Giving of the Torah
Parshat Yitro, there appears an account of what was without question the
most important event in the history of the world; namely, the Giving of the
Torah by HaShem directly to the Jewish People and indirectly, to all of
This was the event that gave significance and meaning to world history. Without it, if such a thing could be imagined, morality could not exist. For who could say with authority that any behavior was better or worse than any other behavior? Without the Torah, holiness could not exist. For the Torah is HaShem’s “User Guide” to Life for the human being, and holiness is the “object of the game,” and it means coming closer to, and emulating, the behavior of HaShem.
Laws of Nature were set up “on condition” that the people of Israel
accept the Torah. As it is
written in Yirmiyahu (33:25), “Were it not for My covenant (that is, the
Torah – author), neither Day nor Night, nor the Laws of Heaven and Earth,
would I have established.”
our prayers include the poetic description of the event – “You were
revealed in Your Cloud of Glory to Your holy people to speak with them.
From the heavens You allowed them to hear Your voice, and revealed
Yourself in thick clouds of purity. The
entire universe shuddered before You and the creatures You created trembled
before You at Your Revelation, our King, on Mount Sinai to teach Your people
Torah and Commandments. You
allowed them to hear the majesty of Your voice, and Your holy utterances
from fiery flames....”
Ten Utterances, also known as the Ten Commandments, that appear in Parshat
Yitro, to an extent summarize the entire Torah, in the sense that someone
who has internalized these ten Commands, and obeys them fully, is well on
his or her way to observing all six hundred thirteen.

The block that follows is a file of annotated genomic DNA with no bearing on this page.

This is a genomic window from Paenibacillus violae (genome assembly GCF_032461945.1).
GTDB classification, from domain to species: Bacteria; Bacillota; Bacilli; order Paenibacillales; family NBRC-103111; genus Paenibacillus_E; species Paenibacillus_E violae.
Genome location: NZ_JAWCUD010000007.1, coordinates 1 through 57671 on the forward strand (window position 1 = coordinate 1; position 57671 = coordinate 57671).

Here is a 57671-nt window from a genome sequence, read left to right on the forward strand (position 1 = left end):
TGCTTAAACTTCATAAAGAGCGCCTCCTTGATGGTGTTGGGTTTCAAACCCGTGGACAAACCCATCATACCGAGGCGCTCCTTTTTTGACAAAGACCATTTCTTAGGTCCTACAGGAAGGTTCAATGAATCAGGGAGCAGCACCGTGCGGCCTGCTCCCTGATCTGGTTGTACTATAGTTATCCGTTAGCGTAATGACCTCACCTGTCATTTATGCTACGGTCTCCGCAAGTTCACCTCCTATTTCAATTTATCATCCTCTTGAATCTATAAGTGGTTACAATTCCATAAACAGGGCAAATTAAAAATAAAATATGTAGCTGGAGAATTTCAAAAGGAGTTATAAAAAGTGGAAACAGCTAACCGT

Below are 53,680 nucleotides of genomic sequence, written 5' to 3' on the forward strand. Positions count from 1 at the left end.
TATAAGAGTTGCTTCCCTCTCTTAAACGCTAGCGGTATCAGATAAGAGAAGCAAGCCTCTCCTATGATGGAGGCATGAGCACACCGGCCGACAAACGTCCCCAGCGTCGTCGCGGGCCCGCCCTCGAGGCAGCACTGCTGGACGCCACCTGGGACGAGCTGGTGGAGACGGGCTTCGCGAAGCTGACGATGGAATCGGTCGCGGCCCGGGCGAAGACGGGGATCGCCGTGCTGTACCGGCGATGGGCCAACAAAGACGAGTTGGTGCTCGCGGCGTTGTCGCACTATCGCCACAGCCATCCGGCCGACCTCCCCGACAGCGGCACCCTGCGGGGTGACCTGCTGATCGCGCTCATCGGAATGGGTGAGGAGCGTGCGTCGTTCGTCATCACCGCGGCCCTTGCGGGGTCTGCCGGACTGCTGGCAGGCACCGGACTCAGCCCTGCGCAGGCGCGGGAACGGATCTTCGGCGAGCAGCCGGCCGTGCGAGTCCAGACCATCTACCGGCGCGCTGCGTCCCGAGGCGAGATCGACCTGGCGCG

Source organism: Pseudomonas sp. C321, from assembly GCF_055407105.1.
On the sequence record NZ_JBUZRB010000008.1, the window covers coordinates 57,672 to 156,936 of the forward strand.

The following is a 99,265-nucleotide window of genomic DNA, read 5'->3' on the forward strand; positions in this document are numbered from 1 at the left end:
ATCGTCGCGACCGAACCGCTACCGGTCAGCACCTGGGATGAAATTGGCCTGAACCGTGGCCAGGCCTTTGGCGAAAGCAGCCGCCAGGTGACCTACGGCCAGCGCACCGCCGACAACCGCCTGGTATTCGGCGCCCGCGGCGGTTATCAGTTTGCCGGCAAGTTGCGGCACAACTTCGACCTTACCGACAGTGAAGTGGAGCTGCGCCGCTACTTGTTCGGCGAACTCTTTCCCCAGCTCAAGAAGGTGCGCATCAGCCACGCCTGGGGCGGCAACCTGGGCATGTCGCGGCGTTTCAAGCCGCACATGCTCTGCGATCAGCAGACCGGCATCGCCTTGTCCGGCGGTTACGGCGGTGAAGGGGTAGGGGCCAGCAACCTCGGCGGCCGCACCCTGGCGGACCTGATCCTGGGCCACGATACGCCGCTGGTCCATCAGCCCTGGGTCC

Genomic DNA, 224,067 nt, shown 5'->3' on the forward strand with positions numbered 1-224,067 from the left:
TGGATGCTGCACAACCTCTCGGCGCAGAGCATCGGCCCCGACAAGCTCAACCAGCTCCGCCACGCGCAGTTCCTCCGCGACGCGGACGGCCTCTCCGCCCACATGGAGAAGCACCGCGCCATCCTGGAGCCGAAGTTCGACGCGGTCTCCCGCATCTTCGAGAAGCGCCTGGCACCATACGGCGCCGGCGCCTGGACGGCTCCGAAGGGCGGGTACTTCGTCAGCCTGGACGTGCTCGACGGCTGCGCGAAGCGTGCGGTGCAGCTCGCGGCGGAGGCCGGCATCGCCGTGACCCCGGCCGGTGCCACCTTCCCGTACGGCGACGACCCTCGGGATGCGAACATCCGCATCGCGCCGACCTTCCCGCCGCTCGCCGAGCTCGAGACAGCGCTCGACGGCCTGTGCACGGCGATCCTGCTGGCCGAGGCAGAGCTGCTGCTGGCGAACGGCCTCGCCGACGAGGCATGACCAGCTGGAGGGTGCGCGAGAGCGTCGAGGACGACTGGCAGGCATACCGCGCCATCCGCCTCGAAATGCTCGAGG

questions arise from contemplation of this grand Parshah.
One is How did
HaShem, Eternal and Almighty, communicate with Man, mortal and frail?
Chassidut has answered this, to an extent, with the word and concept
of “Tzimtzum,” Contraction, whereby HaShem contracted Himself in all of
His “dimensions,” so to speak, to speak with Man, and to allow human
beings to communicate with Him, via Prayer.
major philosophical question is “Why
did HaShem, “Who ruled before any creature was created” (as per the
prayer-poem “Adon Olam,” “Master of the Universe”), choose to give
the Torah to human beings in general, with the Jewish People to act as
teachers of an unruly class?”
respect to the ultimate “Why,” we have no access (although we
might suggest that it was the overflowing kindness of His “Nature” that
required the creation of human beings, in order to give them the Torah).
Rather, we must fall back on answering that question with a question
that Jews have used from time immemorial to analyze human history; namely,
“Is it good for the Jews?”
this question, the answer is “good and bad.”
To start with the “bad,” it certainly has not made us popular
among the nations. As Rabbi
Shimon bar Yochai says (cited in the Sifri to Beha’alotecha) and cited by RASHI
on the verse in Parshat VaYishlach where Esav embraced Yaakov (Bereshit
33:4) (Phew!), Esav didn’t really mean it.
Rather, “It is a ‘Law’ clearly known and taught by Moshe from
Sinai, that Esav hates Yaakov!”
from another perspective, it has been infinitely good!
As Rabbi Akiva says in Pirkei Avot 3:18,
are the people Israel, for they are described as children of the
Omnipresent; it is indicative of a greater love that it was made known to
them that they are described as children of the Omnipresent, as it is
said (Devarim 14:1), ‘You are children of HaShem your G-d.’
Beloved are the people Israel, for a cherished instrument was given
to them; it is indicative of a greater love that it was made known to
them that they were given a cherished instrument, as it is said (Mishlei
4:2), ‘For I have given you a good teaching; do not forsake My Torah.’
respect to the “motivation” of HaShem in giving us the Torah, we can
only fall back on the words of our Rabbis, “Blessed is our L-rd, Who
Created us for His Glory, and separated us from those who are
in error, and gave us a Torah of Truth, and planted within us Eternal
which we respond, using the immortal words of King David (Tehilim 30), with
a reference to our Glory, granted us as a gift by HaSHem, “You have
changed for me my lament into dancing;
You undid my sackcloth and girded me with happiness.
So that my Glory (my Divine soul) might make
music to You and not be stilled; HaShem
my G-d, forever will I thank you.”
Rabbi Pinchas Frankel